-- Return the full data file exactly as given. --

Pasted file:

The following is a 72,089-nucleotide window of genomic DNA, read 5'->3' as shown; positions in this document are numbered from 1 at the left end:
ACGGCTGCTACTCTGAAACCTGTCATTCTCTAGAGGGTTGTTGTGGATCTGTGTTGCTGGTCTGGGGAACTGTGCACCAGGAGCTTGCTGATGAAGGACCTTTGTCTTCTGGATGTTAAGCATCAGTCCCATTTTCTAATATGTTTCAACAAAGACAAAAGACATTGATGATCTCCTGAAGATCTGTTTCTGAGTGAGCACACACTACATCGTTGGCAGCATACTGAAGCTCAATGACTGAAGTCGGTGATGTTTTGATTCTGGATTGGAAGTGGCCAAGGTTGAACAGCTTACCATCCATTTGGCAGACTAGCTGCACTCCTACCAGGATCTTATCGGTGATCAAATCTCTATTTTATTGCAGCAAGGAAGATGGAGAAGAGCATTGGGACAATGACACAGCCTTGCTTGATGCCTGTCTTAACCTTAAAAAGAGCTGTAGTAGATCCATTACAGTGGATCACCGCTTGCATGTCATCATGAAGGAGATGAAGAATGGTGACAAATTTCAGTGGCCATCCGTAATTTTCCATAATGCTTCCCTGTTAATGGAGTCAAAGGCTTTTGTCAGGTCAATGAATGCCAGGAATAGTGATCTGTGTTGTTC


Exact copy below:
The following is a 72,089-nucleotide window of genomic DNA, read 5'->3' as shown; positions in this document are numbered from 1 at the left end:
ACGGCTGCTACTCTGAAACCTGTCATTCTCTAGAGGGTTGTTGTGGATCTGTGTTGCTGGTCTGGGGAACTGTGCACCAGGAGCTTGCTGATGAAGGACCTTTGTCTTCTGGATGTTAAGCATCAGTCCCATTTTCTAATATGTTTCAACAAAGACAAAAGACATTGATGATCTCCTGAAGATCTGTTTCTGAGTGAGCACACACTACATCGTTGGCAGCATACTGAAGCTCAATGACTGAAGTCGGTGATGTTTTGATTCTGGATTGGAAGTGGCCAAGGTTGAACAGCTTACCATCCATTTGGCAGACTAGCTGCACTCCTACCAGGATCTTATCGGTGATCAAATCTCTATTTTATTGCAGCAAGGAAGATGGAGAAGAGCATTGGGACAATGACACAGCCTTGCTTGATGCCTGTCTTAACCTTAAAAAGAGCTGTAGTAGATCCATTACAGTGGATCACCGCTTGCATGTCATCATGAAGGAGATGAAGAATGGTGACAAATTTCAGTGGCCATCCGTAATTTTCCATAATGCTTCCCTGTTAATGGAGTCAAAGGCTTTTGTCAGGTCAATGAATGCCAGGAATAGTGATCTGTGTTGTTC